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Love's Labour's Won: A Verse Play in Two Acts (1977)

David Fanstone

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David Fanstone’s verse play takes as its starting point the fact that Henslowe’s Diary includes reference to as play called Love’s Labour’s Won, but that no such script has ever been found. Philip Henslowe was a well-known Elizabethan entrepreneur who undertook a wide range of activities in London: in 1587 he built the Rose, the first theatre on the Bankside and in 1594 he owned the theatre at Newington Butts, to the south of the City of London. In 1600, with Edward Alleyn , his son-in-law and the most famous actor in Elizabethan England (aside from Richard Burbage), he built the Fortune Theatre and in 1604, again with Alleyn, he purchased the office of the Master of the Game of Paris Garden, where bears were baited. In 1613 they built the Hope Theatre, used for theatre and bear and baiting. Henslowe died in 1616, four months before Shakespeare's death.

Henslowe's Diary was kept from 1592 to 1603 and contains a welter of useful information about the Elizabethan stage, including performance lists, records of transactions with players and playwrights, and details about costumes and props. On his death, the diary passed to Alleyn, and is now kept in the library of Dulwich College, founded in 1619 by Alleyn who had made his fortune in the theatre business.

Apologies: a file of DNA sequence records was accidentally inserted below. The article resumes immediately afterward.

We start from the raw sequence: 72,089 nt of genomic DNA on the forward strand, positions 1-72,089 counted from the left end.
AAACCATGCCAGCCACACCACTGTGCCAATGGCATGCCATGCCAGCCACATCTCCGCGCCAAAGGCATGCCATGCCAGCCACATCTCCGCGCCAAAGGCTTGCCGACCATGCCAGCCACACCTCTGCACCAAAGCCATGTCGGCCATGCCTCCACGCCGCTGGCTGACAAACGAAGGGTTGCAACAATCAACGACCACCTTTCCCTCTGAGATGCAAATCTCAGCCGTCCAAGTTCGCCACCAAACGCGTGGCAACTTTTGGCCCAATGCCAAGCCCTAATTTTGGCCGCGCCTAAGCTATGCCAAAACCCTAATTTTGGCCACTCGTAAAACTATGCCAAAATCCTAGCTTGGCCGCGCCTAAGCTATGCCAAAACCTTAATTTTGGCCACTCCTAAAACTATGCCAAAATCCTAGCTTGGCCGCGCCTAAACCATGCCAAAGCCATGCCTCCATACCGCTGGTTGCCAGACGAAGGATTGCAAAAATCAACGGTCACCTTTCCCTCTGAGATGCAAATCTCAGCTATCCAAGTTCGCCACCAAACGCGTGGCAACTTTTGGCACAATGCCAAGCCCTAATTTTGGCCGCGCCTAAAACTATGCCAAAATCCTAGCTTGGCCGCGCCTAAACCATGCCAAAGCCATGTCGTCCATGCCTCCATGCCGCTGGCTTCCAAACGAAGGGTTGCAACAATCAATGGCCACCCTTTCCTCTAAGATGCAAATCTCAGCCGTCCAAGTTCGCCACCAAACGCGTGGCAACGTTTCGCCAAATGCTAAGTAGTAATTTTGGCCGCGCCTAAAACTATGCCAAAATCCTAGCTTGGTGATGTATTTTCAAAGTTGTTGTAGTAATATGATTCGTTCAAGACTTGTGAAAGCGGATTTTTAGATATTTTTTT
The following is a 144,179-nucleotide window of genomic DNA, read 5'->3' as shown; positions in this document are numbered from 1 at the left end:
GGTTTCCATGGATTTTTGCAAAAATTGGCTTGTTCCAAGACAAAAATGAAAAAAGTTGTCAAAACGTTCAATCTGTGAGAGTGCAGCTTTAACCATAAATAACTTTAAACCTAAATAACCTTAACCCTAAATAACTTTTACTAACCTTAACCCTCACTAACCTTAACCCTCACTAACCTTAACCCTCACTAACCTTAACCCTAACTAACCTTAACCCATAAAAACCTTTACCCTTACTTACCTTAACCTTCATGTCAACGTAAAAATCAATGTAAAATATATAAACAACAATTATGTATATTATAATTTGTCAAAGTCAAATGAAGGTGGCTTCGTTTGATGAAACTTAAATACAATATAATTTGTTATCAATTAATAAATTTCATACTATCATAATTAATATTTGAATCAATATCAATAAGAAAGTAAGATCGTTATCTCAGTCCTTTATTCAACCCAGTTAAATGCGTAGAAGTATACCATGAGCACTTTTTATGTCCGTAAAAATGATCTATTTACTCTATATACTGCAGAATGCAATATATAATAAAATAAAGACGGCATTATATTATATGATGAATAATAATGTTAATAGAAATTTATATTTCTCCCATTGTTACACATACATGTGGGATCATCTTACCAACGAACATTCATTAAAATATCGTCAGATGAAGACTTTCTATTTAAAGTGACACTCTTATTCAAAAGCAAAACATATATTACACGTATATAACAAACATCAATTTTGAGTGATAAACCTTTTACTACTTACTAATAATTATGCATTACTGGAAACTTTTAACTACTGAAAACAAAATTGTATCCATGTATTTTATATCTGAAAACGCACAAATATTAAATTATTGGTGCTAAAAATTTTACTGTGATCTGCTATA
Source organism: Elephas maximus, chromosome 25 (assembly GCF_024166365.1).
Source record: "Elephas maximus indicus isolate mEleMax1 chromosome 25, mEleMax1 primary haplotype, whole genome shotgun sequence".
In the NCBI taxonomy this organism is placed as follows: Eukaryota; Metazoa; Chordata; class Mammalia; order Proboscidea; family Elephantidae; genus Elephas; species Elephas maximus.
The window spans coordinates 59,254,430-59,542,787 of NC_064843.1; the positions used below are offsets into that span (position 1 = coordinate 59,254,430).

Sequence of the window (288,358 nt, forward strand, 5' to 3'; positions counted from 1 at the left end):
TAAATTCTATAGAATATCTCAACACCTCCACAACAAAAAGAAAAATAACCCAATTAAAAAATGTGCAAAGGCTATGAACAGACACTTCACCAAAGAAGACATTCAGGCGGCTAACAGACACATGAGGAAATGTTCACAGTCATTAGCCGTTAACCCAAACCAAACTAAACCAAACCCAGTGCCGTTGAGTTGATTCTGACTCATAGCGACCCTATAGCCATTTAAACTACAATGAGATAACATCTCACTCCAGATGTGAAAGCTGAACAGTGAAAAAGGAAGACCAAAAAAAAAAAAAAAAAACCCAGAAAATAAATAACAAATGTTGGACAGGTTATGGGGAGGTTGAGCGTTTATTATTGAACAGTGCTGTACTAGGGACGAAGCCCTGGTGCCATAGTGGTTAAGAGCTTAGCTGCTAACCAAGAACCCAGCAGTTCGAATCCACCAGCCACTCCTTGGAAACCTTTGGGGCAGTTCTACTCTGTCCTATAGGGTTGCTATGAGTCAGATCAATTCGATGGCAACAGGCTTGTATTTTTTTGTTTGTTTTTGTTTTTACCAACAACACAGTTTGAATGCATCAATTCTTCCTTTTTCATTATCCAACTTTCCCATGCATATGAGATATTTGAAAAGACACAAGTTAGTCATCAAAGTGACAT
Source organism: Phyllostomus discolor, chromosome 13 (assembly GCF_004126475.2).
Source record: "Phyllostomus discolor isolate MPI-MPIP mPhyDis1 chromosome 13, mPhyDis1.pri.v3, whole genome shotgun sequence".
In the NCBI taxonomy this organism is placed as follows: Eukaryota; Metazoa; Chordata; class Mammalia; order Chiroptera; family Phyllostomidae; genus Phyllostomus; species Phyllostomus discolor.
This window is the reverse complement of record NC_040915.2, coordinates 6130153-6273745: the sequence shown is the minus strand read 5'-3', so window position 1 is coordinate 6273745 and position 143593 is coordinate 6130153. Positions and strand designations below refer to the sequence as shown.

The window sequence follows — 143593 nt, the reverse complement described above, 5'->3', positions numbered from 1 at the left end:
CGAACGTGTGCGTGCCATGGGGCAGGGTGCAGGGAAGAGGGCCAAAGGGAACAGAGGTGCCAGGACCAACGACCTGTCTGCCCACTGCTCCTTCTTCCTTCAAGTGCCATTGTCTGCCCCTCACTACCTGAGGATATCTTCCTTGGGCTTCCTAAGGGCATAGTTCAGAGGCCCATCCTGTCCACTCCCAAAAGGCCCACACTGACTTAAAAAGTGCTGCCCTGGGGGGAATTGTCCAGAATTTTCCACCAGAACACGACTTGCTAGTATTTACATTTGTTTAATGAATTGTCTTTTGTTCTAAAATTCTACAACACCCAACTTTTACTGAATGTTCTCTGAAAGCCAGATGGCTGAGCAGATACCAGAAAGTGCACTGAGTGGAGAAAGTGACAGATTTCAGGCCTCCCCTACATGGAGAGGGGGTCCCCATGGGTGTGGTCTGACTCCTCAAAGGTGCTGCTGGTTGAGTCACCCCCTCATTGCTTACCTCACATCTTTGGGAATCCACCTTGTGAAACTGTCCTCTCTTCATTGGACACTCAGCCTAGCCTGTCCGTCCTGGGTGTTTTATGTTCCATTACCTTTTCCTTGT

Fanstone’s play, then, issues from the dense historical context associated with Shakespearean theatre. As Fanstone himself states: “My plot device was that, after Shakespeare’s death, an ancient actor … kept the play hidden so that he might stage it for his final performance. His swansong. He is assisted in this by his patron the Duke of Belland, the Duke’s two wastrel nephews, his troupe of octogenerian actors and an Abbess and her gaggle of apprentice nuns both kidnapped by the nephews on the way to St. Crispens” (email to Paul Stack, University of Guelph Library, Feb. 20, 2002).

Interestingly, in the same communication, Fanstone refers to the play not as an adaptation but as a “an entirely new verse play.” The distinction is important and one of the more interesting problems relating to adaptation theory generally: is adaptation a function solely of slavish reliance on a source text (basically a plot reworking) or can it be seen as a more fluid theatrical form in which source texts, their historical contexts, and other factors come together to produce a related but distinctive work?

In this latter regard, Fanstone’s play is heavily reliant on Shakespearean verse forms and style––and even features Shakespeare (or an actor made up to look like Shakespeare) as a character who speaks both the Prologue and the Epilogue. The opening lines point to the unusual way in which a modern-day play makes use of Shakespearean verse forms (“A script in verse entire today is rare”) and sets the action near Avon, “where the Bard, / Oft penned his verse and chased his scansion hard.”